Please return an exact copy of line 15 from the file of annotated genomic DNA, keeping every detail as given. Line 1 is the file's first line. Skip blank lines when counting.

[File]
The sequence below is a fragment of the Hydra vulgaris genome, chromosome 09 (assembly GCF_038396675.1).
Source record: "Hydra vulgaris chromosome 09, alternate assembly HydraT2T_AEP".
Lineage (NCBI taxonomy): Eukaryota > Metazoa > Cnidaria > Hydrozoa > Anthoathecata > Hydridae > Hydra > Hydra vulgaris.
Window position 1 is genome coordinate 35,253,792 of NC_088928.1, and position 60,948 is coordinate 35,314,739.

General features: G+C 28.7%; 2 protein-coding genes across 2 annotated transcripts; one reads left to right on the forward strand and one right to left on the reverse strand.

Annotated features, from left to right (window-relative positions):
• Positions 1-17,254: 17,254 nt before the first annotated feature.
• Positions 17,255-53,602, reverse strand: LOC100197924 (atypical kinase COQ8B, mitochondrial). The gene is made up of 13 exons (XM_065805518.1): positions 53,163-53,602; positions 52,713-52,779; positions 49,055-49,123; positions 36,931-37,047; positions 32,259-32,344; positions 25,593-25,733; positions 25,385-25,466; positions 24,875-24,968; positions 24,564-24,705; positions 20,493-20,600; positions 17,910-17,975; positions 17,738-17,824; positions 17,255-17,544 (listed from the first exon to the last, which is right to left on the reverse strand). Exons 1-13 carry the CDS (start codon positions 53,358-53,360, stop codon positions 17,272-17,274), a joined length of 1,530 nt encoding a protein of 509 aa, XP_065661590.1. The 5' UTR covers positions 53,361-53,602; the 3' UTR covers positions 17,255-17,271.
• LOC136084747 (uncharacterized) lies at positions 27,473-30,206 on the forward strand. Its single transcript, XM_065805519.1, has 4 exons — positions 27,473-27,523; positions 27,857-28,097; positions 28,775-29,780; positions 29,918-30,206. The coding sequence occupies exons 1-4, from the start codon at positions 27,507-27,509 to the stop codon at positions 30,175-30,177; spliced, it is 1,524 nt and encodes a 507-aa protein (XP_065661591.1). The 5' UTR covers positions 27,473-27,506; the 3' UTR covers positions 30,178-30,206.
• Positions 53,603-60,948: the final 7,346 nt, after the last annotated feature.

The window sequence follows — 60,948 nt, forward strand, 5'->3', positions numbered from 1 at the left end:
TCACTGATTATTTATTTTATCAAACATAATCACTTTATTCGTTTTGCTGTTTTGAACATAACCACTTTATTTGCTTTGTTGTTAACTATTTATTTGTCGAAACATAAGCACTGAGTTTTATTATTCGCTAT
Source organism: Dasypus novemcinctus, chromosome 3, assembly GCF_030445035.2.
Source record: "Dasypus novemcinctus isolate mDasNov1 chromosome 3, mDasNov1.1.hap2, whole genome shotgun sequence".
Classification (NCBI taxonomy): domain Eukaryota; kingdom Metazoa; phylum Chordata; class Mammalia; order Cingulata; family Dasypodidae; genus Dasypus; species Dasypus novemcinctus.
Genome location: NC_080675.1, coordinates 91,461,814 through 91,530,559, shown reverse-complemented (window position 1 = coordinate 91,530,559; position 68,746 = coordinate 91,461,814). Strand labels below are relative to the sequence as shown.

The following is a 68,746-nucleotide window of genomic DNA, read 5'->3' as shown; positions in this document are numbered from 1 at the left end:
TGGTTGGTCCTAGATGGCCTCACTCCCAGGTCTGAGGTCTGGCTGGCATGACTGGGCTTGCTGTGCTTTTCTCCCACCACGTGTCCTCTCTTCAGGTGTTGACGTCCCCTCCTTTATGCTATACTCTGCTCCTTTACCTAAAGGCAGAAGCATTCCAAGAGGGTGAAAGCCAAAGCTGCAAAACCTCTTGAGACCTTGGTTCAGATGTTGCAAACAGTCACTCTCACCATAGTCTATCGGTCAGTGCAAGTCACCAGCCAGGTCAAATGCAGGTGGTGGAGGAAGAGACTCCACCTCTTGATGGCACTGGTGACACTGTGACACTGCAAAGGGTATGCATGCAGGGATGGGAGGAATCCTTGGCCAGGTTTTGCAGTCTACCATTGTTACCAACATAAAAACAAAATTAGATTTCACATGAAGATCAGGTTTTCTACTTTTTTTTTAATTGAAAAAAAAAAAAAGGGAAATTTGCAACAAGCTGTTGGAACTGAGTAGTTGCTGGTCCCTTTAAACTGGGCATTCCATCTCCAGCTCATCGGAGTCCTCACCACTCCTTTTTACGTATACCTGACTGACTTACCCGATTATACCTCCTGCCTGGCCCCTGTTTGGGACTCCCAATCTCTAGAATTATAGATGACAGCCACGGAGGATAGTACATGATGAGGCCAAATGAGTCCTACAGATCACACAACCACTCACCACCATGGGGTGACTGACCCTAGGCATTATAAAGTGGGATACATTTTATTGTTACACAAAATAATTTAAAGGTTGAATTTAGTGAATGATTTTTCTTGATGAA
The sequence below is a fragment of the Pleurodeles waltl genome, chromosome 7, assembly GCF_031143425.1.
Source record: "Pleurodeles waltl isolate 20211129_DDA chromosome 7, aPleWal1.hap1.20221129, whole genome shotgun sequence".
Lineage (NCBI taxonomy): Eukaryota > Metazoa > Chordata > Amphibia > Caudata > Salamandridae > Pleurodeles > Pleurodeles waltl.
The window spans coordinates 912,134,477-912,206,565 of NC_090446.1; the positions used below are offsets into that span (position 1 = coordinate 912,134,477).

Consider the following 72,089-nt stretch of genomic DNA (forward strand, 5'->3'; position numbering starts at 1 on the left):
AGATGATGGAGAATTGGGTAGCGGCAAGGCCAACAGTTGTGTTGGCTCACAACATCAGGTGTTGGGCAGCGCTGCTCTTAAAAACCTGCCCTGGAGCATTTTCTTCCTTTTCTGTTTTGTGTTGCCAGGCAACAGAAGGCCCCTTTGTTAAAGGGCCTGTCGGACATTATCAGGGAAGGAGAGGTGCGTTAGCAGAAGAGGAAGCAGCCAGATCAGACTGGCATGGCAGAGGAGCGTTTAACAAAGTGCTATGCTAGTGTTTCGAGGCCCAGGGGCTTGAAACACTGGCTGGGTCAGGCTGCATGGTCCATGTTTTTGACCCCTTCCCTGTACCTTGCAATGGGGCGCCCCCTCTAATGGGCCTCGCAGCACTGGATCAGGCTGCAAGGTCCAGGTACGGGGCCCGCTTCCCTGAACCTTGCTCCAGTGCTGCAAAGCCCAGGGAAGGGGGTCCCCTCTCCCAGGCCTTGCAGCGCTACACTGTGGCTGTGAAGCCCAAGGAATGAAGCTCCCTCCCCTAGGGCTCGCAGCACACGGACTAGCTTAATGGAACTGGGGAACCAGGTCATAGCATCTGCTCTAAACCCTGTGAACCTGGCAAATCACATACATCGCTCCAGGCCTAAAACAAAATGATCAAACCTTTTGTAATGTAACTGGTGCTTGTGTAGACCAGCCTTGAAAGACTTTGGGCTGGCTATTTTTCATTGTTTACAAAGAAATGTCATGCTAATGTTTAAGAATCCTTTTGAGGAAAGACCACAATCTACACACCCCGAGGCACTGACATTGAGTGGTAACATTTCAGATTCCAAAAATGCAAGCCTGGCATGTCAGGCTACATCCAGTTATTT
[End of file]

Classification (NCBI taxonomy): domain Eukaryota; kingdom Metazoa; phylum Chordata; class Mammalia; order Cingulata; family Dasypodidae; genus Dasypus; species Dasypus novemcinctus.